Learn English – What are existing gender-neutral words for various relatives?


In a world where gender identity notation is important, we need gender-neutral words to refer to relatives. "Spouse," "sibling," and "nibling" (niece or nephew) are the only ones I know. Are there others? Should we invent some?

Best Answer

Travelling upwards in your family tree:

  • Mother/Father: Parent
  • Grandmother/Grandfather: Grandparent
  • Continually add "great" as you travel more upwards: great grandparent, great great grandparent, etc.

Travelling downwards in your family tree:

  • Son/Daughter: Child
  • Grandson/Granddaughter: Grandchild
  • Continually add "great" as you travel more downwards: great grandchild, great great grandchild, etc.

Travelling otherwise in your family tree:

  • Niece/Nephew: No current English word exists, "nibling" is an emerging term, but would still be considered slang at this stage. Not a single-word, but a phrase could be "parent's sibling's child."
  • Aunt/Uncle: No current English word exists, "pibling" is a term that is beginning to be tossed around, but seems to not be as accepted as "nibling." Interestingly, the linguist who coined "nibling" did not offer a gender-neutral term for aunt/uncle. Not a single-word, but a phrase could be "parent's sibling."
  • Cousin: already gender neutral
  • Husband/Wife: spouse
  • Brother/Sister: sibling

Currently in English the usage of the non-gender-specific usage of these words could be considered a more tense language than their gender-specific versions, if the speaker is referring to a single relative. For example, referring to your brother as "sibling" instead of "brother" would seem more tense, whereas if you were referring to all of your, say five, siblings, using the term "siblings" rather than "brothers and sisters" would not come off as tense, but would be more formal.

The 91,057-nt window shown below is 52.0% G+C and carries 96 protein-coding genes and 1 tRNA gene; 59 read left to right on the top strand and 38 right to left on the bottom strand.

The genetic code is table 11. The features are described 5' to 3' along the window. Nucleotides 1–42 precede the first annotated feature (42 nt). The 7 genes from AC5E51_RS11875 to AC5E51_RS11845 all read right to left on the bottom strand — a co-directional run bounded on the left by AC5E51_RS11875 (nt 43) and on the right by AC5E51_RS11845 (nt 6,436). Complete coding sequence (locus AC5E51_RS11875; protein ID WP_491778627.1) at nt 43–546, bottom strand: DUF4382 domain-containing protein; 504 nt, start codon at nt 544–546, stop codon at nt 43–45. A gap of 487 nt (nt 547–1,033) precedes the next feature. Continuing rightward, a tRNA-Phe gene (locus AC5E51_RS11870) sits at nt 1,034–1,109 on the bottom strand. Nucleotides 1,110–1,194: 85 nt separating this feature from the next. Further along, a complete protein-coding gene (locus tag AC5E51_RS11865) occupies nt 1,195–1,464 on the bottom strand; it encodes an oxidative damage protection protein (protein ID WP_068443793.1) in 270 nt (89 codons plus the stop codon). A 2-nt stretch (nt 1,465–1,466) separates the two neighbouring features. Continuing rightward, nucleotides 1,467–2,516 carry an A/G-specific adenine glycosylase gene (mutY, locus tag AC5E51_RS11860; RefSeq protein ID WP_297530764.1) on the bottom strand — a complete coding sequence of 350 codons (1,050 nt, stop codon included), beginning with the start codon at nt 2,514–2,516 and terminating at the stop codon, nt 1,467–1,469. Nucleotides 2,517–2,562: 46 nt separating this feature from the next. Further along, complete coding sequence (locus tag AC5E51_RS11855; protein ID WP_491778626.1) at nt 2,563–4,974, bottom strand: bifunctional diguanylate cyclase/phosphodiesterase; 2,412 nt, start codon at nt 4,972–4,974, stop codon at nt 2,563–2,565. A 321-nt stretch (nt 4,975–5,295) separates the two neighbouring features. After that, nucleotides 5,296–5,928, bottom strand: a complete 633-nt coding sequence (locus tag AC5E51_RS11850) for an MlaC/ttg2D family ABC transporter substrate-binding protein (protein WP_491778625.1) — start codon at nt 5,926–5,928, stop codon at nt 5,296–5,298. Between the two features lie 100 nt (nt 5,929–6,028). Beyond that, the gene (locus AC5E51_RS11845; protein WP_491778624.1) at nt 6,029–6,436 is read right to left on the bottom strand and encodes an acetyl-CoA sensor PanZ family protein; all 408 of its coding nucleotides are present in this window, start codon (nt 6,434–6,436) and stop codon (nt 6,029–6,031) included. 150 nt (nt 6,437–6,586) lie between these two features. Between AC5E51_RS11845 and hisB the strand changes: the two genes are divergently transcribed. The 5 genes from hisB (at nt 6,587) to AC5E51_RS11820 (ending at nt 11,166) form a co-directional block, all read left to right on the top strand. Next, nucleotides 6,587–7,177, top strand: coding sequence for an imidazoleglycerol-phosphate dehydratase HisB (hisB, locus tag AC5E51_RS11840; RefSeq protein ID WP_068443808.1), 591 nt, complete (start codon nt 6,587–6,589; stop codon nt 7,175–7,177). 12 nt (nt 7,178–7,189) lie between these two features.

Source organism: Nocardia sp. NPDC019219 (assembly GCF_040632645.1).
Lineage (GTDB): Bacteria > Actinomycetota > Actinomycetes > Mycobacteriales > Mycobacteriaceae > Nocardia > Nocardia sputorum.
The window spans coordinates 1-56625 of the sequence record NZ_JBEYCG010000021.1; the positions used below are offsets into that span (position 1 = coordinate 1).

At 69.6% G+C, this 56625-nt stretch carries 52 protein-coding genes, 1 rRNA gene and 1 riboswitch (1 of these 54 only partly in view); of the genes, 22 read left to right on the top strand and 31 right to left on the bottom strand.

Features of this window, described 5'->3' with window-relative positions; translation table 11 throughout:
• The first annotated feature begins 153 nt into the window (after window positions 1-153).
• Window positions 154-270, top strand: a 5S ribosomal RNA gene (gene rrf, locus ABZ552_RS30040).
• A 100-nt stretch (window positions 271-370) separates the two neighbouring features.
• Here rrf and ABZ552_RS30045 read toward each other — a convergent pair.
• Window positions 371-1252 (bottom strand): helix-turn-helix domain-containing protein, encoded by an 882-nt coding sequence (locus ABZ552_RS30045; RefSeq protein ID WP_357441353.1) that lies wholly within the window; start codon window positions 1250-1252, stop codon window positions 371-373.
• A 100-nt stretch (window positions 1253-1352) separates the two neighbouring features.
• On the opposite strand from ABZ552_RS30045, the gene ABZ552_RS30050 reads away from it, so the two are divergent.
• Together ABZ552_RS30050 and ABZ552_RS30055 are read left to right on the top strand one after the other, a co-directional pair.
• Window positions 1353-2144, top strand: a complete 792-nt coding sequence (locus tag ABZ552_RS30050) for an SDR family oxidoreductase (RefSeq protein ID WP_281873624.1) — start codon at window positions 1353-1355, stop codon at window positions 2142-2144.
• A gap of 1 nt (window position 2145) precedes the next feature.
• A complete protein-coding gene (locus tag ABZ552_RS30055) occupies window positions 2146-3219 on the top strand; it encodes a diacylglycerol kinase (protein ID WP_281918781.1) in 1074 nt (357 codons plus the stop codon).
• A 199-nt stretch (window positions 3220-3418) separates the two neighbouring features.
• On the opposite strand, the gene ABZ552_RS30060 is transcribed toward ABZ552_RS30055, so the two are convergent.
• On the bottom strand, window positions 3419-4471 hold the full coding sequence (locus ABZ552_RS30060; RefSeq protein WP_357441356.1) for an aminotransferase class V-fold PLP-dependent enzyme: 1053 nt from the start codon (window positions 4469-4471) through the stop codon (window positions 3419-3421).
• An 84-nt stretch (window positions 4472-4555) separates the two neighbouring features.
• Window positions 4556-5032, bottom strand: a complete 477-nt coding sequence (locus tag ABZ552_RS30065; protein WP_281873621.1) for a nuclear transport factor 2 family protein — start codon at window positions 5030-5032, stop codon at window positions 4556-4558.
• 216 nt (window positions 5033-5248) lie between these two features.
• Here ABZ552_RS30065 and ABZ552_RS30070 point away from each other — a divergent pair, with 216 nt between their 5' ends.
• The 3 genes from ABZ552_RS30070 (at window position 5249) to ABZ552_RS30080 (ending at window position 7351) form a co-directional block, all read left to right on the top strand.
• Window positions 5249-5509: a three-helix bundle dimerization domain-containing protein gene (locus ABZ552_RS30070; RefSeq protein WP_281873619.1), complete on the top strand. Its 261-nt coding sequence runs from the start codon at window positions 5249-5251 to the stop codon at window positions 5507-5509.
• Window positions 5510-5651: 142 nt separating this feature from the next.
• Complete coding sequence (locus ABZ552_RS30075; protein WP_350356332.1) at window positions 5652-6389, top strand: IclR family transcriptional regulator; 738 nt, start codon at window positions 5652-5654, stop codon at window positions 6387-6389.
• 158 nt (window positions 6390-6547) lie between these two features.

Alongside the tense/formal aspect, in day-to-say speech it is overall more common that the gender-neutral terms are used in a plural sense to refer to a group. "I love visiting with all of my siblings when I'm in town," is much more common than, "I love visiting with my sibling."

It is odd to me that aunt/uncle and niece/nephew are the only familial relationship words in English that don't have a gender-neutral variant, but I believe it is simply due to the etymology of the words.

Parent can be traced to the Latin parire, meaning "bring forth, give birth to, produce."

Cousin can be traced to the Latin com, meaning "with, together", and soror meaning sister, and could essentially be described as "sister on mother's side." I am unsure why cousin went from female-specific in Latin to neutral in English, perhaps it is due to the same reasoning that English uses "mother/sister/daughter" as relationship-describing adjectives ("sister company").

Aunt/uncle and niece/nephew were already specific to gender in Latin, and they continued to stay as such in English.